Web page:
Golf Digest editors picks

Phil Mickelson's Short-Game Clinic

April 2009

EDITOR'S NOTE: The happy golfer is the one who's getting better. Fortunately, there are many ways to boost your game, from practicing harder to making a swing change to finding the one tip that makes everything click. On the following pages -- our annual Make Me Better package -- we'll give you plenty to get happy about.

Leading the charge this year is Phil Mickelson. Phil has been a Golf Digest playing editor for more than 15 years, so he knows a thing or two about how we try to help golfers like you.

He's also pretty keen around the greens, so we asked him to reveal the short-game secrets that have made him a guy the other pros watch. Phil's coach, Golf Digest Teaching Professional Butch Harmon, adds his favorite full-swing tips.

Then we turn to stats whiz Peter Sanders, who calculates based on skill level how many greens you should hit and putts you should make from various distances. Golf Digest Teaching Professional Dean Reinmuth gives advice on both.

Finally, we asked PGA Tour players to tell us how they improved in areas the stats said were holding them back. (Track your own stats at golfdigest.com/go/makemebetter) What worked for them might be just what you need. Remember you have to find the best route for you to improve your game. And be happy.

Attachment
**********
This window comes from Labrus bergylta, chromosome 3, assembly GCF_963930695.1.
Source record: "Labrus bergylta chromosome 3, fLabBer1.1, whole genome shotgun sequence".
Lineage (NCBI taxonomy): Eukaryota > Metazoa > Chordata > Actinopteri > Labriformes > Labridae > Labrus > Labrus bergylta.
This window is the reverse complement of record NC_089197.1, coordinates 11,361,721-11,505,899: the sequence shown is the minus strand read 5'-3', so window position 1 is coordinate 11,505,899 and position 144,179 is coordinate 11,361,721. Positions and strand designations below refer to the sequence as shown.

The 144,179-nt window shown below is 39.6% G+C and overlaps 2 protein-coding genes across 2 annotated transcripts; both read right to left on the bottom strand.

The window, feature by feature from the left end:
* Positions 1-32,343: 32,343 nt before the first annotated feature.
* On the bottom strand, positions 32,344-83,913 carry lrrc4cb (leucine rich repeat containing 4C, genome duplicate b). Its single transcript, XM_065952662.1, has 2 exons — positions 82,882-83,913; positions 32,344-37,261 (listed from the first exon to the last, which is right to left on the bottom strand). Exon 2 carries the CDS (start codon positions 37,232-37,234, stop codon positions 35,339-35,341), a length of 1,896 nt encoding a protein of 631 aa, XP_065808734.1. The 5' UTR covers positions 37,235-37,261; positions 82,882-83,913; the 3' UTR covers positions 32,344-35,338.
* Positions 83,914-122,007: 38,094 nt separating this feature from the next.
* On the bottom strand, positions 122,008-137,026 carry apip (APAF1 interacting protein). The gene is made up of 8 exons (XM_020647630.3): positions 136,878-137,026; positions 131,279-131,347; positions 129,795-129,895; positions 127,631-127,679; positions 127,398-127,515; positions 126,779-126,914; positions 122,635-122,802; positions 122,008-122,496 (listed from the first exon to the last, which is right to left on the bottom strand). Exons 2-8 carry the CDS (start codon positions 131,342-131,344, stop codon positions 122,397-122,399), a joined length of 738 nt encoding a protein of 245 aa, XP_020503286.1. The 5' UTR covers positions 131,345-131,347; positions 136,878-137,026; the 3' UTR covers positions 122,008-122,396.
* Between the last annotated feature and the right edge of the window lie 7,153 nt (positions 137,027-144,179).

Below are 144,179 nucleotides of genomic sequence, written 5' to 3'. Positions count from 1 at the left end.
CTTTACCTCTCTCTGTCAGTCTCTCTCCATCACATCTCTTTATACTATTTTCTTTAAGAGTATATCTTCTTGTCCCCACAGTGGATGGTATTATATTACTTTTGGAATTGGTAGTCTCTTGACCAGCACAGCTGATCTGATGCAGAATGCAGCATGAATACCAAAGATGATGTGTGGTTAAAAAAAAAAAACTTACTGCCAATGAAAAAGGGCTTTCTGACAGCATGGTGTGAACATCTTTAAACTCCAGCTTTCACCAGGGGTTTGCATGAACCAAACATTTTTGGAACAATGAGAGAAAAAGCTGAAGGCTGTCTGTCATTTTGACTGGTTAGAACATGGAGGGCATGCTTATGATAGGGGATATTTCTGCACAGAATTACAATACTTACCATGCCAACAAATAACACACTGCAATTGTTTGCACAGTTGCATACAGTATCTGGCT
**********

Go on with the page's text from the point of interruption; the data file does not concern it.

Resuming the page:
TIP+VIDEO: Phil's Putting Routine

Basic concepts come first

A solid game from 50 yards and in is all about following a small set of basic principles. Excel at them, and you'll be able to pull off almost any shot.

The first principle is what I call "hinge and hold." For crisp contact and good distance control on all greenside shots, hinge your wrists very early on the backswing (left) and avoid swinging your lead arm back more than necessary. On the downswing, feel like you maintain the hinge, so your hands remain ahead of the clubhead for a descending strike (lower photo).

Butch on ball position

The average golfer plays the ball too far forward with the driver. This causes the shoulders and hips to shift open, and the right arm to get too straight. From there, the player swings the club back steeply and to the outside. Plus, the backswing turn is restricted. To position the ball correctly with the driver, line it up with the breast logo on your shirt, or just inside your left heel.

Keep the hands moving

Another key principle is to accelerate your hands on the downswing and keep accelerating them toward the target until well after the ball is gone (below). Slowing your hands is a killer because it ruins your release, changes impact conditions and often causes you to hit the shot fat.

A related concept is to maintain the loft of your wedge through impact and beyond, the face aimed at the sky for as long as possible (far right). Note how I haven't allowed my wrists to roll over. I want to keep the same clubface loft I established at address.

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